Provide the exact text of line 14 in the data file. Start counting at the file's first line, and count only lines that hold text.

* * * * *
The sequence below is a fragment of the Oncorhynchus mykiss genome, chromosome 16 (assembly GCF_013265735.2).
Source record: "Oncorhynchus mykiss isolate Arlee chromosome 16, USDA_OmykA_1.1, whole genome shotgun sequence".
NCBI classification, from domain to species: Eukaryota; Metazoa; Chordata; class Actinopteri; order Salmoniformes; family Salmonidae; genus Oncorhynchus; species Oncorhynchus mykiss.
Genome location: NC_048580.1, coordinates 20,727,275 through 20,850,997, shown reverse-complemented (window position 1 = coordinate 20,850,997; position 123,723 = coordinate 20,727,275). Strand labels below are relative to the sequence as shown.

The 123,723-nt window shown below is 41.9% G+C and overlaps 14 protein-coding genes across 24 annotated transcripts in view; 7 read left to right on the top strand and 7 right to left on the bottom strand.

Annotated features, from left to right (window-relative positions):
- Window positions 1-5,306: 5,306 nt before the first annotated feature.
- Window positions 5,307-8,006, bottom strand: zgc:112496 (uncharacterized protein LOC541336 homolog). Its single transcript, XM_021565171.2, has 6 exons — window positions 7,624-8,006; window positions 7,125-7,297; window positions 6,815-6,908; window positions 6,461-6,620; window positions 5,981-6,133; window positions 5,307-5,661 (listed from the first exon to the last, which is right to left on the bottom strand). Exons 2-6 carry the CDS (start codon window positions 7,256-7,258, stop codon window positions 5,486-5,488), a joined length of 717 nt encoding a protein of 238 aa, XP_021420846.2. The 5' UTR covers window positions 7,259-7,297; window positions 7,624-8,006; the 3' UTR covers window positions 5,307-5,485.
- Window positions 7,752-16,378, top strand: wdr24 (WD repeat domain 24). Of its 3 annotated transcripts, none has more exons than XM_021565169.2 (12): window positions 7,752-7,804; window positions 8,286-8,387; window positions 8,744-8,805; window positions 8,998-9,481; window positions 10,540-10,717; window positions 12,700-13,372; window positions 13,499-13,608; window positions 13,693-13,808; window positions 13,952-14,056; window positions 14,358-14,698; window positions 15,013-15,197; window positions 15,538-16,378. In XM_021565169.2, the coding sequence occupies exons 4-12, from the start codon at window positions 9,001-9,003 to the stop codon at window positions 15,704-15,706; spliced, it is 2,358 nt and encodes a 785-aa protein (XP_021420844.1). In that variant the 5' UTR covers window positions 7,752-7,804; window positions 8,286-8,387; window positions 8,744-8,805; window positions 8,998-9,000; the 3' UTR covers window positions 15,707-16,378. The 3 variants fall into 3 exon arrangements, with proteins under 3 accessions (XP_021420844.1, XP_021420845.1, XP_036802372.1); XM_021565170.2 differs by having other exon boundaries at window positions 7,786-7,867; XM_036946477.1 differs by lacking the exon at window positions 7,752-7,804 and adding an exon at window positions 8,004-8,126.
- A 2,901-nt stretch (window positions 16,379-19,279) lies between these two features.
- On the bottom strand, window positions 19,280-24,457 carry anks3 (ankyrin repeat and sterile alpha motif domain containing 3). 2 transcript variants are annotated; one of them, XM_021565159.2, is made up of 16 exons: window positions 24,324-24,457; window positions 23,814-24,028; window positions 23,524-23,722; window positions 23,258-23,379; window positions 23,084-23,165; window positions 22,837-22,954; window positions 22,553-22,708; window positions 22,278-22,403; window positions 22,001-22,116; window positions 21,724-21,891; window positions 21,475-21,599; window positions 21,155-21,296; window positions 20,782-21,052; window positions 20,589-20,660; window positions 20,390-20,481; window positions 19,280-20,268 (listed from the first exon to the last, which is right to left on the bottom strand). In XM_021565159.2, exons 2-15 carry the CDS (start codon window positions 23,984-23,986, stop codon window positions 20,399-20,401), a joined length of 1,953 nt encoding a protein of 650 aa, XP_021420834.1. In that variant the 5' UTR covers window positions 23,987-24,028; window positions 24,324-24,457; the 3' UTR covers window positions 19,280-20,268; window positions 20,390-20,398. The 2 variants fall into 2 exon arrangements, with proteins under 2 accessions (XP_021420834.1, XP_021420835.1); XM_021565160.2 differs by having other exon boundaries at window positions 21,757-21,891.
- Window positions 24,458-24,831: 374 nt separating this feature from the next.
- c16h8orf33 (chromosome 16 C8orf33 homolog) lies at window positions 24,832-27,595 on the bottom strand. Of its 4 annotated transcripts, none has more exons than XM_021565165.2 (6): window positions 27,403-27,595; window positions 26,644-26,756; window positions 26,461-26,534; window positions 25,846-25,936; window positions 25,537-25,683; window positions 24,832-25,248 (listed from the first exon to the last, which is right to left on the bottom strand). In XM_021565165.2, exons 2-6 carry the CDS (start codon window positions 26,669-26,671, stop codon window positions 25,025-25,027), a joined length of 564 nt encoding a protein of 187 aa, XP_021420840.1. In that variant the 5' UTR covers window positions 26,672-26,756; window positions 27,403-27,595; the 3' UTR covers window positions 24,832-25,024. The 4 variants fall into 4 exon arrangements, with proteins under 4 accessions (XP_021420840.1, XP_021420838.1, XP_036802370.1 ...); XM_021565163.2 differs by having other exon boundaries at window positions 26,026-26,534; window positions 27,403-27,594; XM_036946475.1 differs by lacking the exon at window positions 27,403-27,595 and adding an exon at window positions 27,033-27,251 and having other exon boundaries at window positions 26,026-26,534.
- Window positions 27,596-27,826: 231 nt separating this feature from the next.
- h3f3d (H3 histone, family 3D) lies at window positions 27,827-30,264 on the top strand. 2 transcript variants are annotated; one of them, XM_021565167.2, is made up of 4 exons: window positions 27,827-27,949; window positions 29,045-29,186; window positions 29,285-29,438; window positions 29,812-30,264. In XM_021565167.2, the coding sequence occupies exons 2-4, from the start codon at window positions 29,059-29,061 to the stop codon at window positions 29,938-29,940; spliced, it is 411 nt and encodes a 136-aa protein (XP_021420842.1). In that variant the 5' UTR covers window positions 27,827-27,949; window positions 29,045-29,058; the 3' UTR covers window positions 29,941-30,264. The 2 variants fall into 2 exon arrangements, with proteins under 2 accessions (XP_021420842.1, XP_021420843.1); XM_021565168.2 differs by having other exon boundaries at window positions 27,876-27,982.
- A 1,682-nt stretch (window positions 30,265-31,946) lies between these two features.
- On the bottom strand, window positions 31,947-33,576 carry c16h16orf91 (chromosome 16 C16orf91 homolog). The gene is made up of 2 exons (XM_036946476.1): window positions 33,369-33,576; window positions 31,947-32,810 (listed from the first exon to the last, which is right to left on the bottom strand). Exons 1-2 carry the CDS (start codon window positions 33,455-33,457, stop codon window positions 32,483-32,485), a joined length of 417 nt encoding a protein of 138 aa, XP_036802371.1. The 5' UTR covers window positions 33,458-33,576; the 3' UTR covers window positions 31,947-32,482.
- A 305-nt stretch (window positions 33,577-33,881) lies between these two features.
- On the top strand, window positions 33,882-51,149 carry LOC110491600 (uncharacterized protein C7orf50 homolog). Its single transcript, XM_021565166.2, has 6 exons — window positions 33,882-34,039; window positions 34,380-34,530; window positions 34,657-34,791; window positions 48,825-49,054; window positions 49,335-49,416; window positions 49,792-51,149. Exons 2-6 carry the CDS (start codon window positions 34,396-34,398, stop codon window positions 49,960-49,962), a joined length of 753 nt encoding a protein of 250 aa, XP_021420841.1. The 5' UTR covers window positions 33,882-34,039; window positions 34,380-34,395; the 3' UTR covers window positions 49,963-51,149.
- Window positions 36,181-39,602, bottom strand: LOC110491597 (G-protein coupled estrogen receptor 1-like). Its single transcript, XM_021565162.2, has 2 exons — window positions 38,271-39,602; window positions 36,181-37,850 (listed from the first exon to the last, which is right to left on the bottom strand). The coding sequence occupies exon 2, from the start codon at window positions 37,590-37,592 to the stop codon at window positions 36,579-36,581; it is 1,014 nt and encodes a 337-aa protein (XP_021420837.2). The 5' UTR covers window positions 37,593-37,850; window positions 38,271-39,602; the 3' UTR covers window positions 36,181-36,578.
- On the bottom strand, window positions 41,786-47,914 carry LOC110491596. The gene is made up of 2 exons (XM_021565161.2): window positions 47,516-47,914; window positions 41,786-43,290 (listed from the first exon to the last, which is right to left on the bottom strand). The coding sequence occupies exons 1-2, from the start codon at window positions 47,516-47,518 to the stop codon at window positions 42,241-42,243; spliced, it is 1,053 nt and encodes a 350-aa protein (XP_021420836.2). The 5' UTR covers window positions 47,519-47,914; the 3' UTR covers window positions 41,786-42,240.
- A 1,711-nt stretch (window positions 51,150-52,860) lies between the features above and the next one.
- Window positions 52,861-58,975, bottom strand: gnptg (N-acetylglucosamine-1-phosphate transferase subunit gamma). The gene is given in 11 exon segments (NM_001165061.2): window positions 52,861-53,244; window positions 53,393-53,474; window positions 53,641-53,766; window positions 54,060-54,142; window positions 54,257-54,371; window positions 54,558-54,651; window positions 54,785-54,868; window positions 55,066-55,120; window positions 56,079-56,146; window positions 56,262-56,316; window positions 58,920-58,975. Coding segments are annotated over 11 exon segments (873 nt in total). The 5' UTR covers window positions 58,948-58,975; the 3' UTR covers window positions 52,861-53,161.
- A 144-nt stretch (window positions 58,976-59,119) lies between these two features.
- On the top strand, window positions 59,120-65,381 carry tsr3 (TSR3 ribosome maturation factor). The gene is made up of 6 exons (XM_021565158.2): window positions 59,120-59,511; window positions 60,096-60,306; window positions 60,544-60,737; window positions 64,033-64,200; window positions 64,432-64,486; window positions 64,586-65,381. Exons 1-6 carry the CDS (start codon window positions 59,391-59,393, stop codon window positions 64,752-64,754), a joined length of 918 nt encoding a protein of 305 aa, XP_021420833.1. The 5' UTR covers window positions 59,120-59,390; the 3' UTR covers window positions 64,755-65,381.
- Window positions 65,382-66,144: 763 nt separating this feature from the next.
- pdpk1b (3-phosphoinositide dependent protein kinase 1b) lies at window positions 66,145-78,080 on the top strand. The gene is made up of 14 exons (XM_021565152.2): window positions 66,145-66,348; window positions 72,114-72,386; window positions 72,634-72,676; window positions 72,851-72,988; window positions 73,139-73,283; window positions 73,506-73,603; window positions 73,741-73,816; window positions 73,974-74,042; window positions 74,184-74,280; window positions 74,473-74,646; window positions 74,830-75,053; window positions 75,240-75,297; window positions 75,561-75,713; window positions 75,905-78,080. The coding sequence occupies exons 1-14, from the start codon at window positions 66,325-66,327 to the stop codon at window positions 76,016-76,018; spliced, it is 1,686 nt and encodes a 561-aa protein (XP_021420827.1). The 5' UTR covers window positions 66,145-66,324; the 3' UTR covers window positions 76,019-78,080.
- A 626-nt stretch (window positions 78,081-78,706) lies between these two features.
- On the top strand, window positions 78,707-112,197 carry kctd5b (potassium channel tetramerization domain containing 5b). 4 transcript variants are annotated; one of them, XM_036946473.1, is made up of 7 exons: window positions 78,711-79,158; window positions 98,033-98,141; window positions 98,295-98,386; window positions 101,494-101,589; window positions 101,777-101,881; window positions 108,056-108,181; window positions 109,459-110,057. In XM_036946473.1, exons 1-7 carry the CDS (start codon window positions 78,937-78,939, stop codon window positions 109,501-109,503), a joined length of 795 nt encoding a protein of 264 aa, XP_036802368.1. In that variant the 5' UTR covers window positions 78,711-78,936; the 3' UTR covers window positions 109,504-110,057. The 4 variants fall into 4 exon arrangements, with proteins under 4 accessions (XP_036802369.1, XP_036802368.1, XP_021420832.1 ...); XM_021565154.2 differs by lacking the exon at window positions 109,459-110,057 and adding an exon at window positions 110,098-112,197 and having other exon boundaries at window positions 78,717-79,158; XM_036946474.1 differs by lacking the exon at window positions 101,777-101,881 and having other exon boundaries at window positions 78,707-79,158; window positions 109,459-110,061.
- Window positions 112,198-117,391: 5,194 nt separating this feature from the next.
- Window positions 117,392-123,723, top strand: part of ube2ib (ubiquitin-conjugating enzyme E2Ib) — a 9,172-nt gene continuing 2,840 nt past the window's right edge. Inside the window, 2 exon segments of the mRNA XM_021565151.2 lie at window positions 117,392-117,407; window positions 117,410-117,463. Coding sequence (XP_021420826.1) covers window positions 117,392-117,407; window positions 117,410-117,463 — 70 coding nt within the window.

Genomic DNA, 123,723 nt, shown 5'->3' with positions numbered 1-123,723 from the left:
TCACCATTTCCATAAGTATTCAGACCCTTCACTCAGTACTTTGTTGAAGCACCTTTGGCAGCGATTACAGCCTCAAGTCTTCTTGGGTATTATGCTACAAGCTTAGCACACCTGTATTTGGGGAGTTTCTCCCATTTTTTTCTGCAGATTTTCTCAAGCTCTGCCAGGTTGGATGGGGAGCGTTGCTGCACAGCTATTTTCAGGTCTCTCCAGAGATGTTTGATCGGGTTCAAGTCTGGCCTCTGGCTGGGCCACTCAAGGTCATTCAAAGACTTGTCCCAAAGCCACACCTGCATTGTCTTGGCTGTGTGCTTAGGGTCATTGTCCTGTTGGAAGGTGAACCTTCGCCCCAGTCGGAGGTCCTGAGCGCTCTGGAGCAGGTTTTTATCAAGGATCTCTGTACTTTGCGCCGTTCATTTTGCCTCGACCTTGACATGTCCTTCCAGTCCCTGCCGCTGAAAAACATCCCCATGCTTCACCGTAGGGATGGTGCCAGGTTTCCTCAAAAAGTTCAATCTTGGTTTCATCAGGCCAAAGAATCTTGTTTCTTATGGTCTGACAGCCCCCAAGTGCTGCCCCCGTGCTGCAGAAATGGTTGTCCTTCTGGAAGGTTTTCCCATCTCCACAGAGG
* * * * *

- Window positions 27,596-27,826: 231 nt separating this feature from the next.